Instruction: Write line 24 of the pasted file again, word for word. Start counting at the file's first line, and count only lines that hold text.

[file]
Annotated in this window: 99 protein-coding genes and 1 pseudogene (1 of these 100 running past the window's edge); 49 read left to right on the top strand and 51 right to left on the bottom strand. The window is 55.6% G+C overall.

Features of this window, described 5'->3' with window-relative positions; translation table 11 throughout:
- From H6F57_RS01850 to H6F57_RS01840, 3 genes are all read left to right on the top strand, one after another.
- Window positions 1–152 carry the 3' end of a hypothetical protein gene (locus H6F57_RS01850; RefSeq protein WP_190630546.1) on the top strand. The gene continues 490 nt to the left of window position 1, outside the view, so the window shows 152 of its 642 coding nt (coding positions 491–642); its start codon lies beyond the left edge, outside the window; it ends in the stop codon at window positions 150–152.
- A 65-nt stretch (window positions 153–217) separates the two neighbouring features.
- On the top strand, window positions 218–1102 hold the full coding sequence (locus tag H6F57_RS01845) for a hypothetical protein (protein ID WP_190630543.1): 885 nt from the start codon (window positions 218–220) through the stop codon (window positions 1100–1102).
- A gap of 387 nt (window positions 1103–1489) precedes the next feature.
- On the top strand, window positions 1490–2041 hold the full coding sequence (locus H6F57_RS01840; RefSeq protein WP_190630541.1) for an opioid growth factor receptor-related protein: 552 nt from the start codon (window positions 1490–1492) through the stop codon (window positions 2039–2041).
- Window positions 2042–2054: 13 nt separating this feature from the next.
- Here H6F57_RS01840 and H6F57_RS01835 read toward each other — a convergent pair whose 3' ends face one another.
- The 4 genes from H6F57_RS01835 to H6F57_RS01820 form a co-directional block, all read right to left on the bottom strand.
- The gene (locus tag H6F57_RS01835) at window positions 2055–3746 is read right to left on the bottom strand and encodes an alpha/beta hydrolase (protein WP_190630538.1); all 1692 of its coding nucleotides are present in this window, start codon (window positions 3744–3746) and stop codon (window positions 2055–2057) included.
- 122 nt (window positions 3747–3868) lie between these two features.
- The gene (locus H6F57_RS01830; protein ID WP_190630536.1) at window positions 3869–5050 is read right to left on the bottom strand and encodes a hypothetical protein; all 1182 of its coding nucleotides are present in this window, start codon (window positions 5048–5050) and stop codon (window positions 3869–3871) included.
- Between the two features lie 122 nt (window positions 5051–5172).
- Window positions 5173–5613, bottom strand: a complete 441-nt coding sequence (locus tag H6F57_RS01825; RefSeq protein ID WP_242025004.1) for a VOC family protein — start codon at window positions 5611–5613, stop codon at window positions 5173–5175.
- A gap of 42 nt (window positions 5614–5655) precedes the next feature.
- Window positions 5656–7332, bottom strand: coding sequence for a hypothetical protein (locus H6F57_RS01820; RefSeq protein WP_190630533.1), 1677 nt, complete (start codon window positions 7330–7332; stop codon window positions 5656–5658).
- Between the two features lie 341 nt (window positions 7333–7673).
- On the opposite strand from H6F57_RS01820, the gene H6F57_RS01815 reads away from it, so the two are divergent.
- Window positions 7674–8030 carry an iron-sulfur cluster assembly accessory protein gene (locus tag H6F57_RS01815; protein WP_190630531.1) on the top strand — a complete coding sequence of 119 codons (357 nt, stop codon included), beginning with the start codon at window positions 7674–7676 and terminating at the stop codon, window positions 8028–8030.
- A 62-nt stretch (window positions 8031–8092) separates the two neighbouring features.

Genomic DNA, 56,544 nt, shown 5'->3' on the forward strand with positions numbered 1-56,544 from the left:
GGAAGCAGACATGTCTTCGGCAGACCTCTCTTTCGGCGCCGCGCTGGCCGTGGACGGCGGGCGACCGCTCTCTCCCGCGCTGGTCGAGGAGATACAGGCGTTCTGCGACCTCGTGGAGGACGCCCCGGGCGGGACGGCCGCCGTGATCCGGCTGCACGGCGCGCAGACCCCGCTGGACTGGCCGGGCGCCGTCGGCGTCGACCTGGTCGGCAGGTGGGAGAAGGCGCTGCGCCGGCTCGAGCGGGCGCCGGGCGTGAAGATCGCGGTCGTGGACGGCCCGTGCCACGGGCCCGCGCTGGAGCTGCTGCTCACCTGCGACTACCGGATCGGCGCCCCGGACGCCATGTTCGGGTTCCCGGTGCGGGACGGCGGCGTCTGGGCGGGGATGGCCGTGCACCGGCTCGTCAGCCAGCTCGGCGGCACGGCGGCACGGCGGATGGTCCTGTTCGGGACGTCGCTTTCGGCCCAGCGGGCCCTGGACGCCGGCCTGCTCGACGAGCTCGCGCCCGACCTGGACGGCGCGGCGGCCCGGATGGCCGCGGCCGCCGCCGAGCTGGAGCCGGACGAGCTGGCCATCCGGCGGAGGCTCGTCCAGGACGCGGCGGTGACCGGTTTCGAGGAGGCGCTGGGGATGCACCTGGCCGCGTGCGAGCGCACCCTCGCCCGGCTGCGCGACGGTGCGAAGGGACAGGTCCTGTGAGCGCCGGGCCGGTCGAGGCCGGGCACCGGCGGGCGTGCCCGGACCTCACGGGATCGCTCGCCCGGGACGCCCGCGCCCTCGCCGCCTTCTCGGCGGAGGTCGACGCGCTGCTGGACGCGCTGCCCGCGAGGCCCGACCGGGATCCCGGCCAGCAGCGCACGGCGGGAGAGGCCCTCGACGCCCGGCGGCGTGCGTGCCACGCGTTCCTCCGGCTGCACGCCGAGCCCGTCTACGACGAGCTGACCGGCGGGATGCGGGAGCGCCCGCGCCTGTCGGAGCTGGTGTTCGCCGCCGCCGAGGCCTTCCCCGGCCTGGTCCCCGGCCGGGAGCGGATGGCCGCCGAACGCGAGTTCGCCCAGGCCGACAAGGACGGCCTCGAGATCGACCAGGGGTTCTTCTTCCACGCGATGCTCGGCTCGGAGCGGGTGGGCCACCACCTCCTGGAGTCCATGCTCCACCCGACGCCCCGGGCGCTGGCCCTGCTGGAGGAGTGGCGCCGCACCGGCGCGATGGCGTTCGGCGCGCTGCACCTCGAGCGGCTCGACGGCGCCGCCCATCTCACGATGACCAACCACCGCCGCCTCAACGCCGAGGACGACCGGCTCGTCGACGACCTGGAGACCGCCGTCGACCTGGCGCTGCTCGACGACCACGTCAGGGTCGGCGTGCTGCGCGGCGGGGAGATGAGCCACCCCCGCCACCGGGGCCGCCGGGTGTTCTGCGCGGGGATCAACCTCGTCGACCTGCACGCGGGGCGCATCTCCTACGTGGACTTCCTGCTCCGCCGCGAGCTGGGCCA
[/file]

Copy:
GGAAGCAGACATGTCTTCGGCAGACCTCTCTTTCGGCGCCGCGCTGGCCGTGGACGGCGGGCGACCGCTCTCTCCCGCGCTGGTCGAGGAGATACAGGCGTTCTGCGACCTCGTGGAGGACGCCCCGGGCGGGACGGCCGCCGTGATCCGGCTGCACGGCGCGCAGACCCCGCTGGACTGGCCGGGCGCCGTCGGCGTCGACCTGGTCGGCAGGTGGGAGAAGGCGCTGCGCCGGCTCGAGCGGGCGCCGGGCGTGAAGATCGCGGTCGTGGACGGCCCGTGCCACGGGCCCGCGCTGGAGCTGCTGCTCACCTGCGACTACCGGATCGGCGCCCCGGACGCCATGTTCGGGTTCCCGGTGCGGGACGGCGGCGTCTGGGCGGGGATGGCCGTGCACCGGCTCGTCAGCCAGCTCGGCGGCACGGCGGCACGGCGGATGGTCCTGTTCGGGACGTCGCTTTCGGCCCAGCGGGCCCTGGACGCCGGCCTGCTCGACGAGCTCGCGCCCGACCTGGACGGCGCGGCGGCCCGGATGGCCGCGGCCGCCGCCGAGCTGGAGCCGGACGAGCTGGCCATCCGGCGGAGGCTCGTCCAGGACGCGGCGGTGACCGGTTTCGAGGAGGCGCTGGGGATGCACCTGGCCGCGTGCGAGCGCACCCTCGCCCGGCTGCGCGACGGTGCGAAGGGACAGGTCCTGTGAGCGCCGGGCCGGTCGAGGCCGGGCACCGGCGGGCGTGCCCGGACCTCACGGGATCGCTCGCCCGGGACGCCCGCGCCCTCGCCGCCTTCTCGGCGGAGGTCGACGCGCTGCTGGACGCGCTGCCCGCGAGGCCCGACCGGGATCCCGGCCAGCAGCGCACGGCGGGAGAGGCCCTCGACGCCCGGCGGCGTGCGTGCCACGCGTTCCTCCGGCTGCACGCCGAGCCCGTCTACGACGAGCTGACCGGCGGGATGCGGGAGCGCCCGCGCCTGTCGGAGCTGGTGTTCGCCGCCGCCGAGGCCTTCCCCGGCCTGGTCCCCGGCCGGGAGCGGATGGCCGCCGAACGCGAGTTCGCCCAGGCCGACAAGGACGGCCTCGAGATCGACCAGGGGTTCTTCTTCCACGCGATGCTCGGCTCGGAGCGGGTGGGCCACCACCTCCTGGAGTCCATGCTCCACCCGACGCCCCGGGCGCTGGCCCTGCTGGAGGAGTGGCGCCGCACCGGCGCGATGGCGTTCGGCGCGCTGCACCTCGAGCGGCTCGACGGCGCCGCCCATCTCACGATGACCAACCACCGCCGCCTCAACGCCGAGGACGACCGGCTCGTCGACGACCTGGAGACCGCCGTCGACCTGGCGCTGCTCGACGACCACGTCAGGGTCGGCGTGCTGCGCGGCGGGGAGATGAGCCACCCCCGCCACCGGGGCCGCCGGGTGTTCTGCGCGGGGATCAACCTCGTCGACCTGCACGCGGGGCGCATCTCCTACGTGGACTTCCTGCTCCGCCGCGAGCTGGGCCA